Colin Trevorrow's Jurassic World was still three years out. But obviously in the works.
And the LEGO Group had previously produced sets affiliated with the Jurassic Park IP through their LEGO Studios theme.
Maybe 2012's LEGO Dino theme was an audition tape of sorts. A prototype. Their way of courting Universal. The LEGO Group's way of demonstrating what they could do if given free rein to exploit the franchise.
I'll always value evergreen and original LEGO themes over licensed ones. Because a license immediately puts a creative cap on theme's potential.
An evergreen or original theme exists without restraint. A licensed LEGO theme will always be bound the constraints of its IP.
E.g. LEGO Star Wars = a new X-Wing every other year. But with something like Dino, anything was possible.
I love them both. But still wish this Dino theme had gotten a little more love and lot longer run.
*Although scheduled for a 2012 release, some LEGO Dino sets began appearing on store shelves as early as early November 2011.
#1 LEGO Monster Fighters
Talk about a LEGO theme I never thought we'd ever see.
Vampires. Werewolves. Ghouls, ghosts and gill-men. All the best monster movie tropes were in full effect.
While the LEGO Studios theme first flirted with these kind of creepy concepts and devilish designs back in 2002, it wasn't until May of 2012 that the LEGO Group leaned in the classic horror aesthetic full tilt with their fiendishly fun Monster Fighters theme.
At the center of the theme's story was Lord Vampyre, a menacing bloodsucker on his quest to capture all the mighty Moonstones, and the magical powers they possessed.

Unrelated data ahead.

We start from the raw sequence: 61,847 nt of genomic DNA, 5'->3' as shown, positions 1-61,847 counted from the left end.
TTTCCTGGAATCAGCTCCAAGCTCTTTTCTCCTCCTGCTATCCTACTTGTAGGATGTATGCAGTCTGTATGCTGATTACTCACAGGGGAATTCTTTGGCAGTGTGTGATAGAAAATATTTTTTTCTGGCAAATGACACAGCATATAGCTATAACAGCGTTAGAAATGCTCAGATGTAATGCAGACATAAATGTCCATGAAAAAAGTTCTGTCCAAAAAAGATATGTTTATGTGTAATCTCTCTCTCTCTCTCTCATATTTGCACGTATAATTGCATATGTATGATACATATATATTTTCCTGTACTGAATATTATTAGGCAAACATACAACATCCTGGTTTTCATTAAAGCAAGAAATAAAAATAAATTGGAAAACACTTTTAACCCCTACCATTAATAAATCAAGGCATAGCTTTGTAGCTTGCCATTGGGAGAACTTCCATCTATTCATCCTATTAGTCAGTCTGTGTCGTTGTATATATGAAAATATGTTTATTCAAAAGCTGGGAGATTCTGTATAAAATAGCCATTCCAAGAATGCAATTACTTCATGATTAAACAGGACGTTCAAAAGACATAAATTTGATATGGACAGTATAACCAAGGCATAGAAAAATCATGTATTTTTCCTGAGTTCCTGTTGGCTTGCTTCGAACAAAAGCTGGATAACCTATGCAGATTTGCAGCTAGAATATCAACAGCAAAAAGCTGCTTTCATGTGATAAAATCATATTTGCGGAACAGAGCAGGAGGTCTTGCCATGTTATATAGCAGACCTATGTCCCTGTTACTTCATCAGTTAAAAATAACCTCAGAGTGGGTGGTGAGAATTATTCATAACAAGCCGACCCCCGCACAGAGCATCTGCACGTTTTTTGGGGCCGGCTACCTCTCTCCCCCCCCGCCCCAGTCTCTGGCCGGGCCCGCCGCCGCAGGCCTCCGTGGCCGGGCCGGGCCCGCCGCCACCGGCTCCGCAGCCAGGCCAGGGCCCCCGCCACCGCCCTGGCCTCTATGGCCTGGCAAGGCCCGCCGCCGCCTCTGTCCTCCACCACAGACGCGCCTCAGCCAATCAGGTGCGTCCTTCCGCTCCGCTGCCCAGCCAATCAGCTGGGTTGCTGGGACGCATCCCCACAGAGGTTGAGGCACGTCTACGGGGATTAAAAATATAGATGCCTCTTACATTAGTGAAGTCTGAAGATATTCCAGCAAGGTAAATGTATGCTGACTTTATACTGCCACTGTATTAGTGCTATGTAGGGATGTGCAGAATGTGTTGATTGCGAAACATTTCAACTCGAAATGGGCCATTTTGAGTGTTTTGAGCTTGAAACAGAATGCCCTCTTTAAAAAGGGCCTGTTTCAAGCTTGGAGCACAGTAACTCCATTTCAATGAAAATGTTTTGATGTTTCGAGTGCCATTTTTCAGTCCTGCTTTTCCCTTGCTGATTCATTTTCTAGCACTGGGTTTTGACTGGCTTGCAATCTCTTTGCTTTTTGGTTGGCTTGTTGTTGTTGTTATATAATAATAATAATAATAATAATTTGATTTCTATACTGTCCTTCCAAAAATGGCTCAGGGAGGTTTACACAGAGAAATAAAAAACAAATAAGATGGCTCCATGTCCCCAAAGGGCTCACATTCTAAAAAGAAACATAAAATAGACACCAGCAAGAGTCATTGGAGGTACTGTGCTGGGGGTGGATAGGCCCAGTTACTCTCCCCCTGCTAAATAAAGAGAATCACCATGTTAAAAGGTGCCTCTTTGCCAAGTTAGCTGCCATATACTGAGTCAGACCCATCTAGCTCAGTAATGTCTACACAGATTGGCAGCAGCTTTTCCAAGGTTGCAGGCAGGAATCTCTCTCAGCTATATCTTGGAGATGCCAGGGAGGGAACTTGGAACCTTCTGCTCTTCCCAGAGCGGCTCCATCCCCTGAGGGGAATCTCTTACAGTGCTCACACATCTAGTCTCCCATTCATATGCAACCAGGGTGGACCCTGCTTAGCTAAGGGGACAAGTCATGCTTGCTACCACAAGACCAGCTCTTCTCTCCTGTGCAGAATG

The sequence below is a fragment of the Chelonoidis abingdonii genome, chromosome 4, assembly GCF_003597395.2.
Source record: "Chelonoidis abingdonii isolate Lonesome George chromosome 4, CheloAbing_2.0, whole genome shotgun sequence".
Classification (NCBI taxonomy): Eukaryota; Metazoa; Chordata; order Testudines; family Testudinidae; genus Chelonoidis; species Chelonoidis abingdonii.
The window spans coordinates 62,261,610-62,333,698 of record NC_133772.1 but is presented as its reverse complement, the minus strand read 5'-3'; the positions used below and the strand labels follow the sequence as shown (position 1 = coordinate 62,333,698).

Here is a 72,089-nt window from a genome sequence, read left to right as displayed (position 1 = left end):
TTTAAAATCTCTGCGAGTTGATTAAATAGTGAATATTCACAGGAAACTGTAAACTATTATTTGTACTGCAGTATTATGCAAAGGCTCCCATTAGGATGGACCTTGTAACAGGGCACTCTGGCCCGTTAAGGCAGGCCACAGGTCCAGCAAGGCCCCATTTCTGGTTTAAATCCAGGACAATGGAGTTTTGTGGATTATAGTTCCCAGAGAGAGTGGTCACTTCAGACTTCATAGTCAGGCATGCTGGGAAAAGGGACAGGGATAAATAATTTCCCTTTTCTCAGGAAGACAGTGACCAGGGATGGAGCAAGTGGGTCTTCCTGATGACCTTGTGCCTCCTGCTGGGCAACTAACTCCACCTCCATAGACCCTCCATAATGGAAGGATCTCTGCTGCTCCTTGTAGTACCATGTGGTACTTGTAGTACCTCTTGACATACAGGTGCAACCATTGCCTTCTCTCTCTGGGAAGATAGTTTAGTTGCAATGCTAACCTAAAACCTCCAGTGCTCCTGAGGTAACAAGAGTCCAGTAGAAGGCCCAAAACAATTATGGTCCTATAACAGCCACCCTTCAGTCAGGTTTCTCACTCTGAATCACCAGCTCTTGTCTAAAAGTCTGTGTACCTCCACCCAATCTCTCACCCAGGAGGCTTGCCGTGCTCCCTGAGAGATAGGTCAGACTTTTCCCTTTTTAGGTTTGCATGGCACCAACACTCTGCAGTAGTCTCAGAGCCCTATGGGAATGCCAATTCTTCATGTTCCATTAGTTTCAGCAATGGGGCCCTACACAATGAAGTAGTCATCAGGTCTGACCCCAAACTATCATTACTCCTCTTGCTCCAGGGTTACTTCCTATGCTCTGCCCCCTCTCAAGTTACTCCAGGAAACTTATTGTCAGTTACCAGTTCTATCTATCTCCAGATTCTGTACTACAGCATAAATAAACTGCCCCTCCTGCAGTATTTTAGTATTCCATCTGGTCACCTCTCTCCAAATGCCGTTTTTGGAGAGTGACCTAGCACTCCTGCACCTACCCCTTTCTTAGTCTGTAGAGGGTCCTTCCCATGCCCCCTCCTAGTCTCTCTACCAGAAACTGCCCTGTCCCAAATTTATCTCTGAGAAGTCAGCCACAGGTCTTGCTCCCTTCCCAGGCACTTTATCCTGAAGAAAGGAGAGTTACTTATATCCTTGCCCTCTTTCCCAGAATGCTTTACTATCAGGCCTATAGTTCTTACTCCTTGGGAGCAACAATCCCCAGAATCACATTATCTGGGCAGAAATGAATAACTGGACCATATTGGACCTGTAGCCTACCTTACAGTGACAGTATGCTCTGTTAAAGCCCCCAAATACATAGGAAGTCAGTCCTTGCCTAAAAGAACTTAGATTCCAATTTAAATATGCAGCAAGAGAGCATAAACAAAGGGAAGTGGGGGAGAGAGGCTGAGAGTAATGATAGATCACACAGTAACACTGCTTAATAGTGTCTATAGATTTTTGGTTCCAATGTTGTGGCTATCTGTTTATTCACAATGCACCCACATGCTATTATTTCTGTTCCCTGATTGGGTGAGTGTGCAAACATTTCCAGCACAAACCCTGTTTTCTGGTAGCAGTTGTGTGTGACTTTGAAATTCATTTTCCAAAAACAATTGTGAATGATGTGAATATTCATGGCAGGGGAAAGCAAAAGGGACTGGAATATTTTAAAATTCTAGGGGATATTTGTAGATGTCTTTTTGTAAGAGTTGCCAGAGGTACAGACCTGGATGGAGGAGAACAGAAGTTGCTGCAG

On his march towards the Moonstones, Lord Vampyre would be assisted by the likes of a Swamp Creature, Mummy, Crazy Scientist and his Monster, plus several other recognizable stalwarts of the spook genre.
Lord Vampyre's Moonstone maddening mission would not go unopposed.
The LEGO Monster Fighter's theme also introduced the titular Monster Fighters themselves; a band of fearless heroes dedicated to thwarting Lord Vampyre's hunt for the storied Moonstones - and ridding the world of any and all monster-related threats.
The team is lead by debonair Dr. Rodney Rathbone. Part aristocrat, part explorer, all Monster Fighter; the good doctor is sworn nemesis to Lord Vampyre and all the terrors of the Monster Realm.
Then there's hunky, motorcycle rebel Frank Rock. He's got real beef with the Swamp Creature, who may or may not be responsible for the disappearance of Frank's pet dog.
Ann Lee is an expert pilot and handy in the ancient martial art of broomstickajitzu. She hates ghosts.
Jack Hammer has a vendetta against the Crazy Scientist, the man responsible for amputating his arm.
Rounding out the team is Major Quinton Steele. He's the big game hunter of exotic prey looking to add the Werewolf to his collection of uncanny trophies.
The LEGO Monster Fighters theme invited LEGO fans into a fantastic and original world of play that managed to be both fresh and familiar.
The minifigures delivered functional new prints and molds. The sets featured unique play features and imaginative, atmospheric settings. Vehicles were fun and funky and there was heaps of variety across the entire theme.
So why was it cancelled the same year it premiered?
Maybe the LEGO Group felt they'd already exhausted the lion's share of classic movie monster characters and set pieces with a single wave?
Maybe they worried a theme like Monster Fighters teetered too near the edge of what might be acceptable from a children's toy?
Whatever the real answer was - it was the wrong one.
Because Monster Fighters was definitely one of those short-lived LEGO themes.....that deserved a longer run.
Well, what do you think, AHOL?
Do you miss these 5 Short-Lived LEGO Themes...that deserved a longer run...as much as I do?
Which LEGO themes do you think deserved a longer run? Let us know in the comments!
Don't forget to check out Black Glove Bricks on YouTube HERE!
We've got Facebook, Instagram, and Twitter too!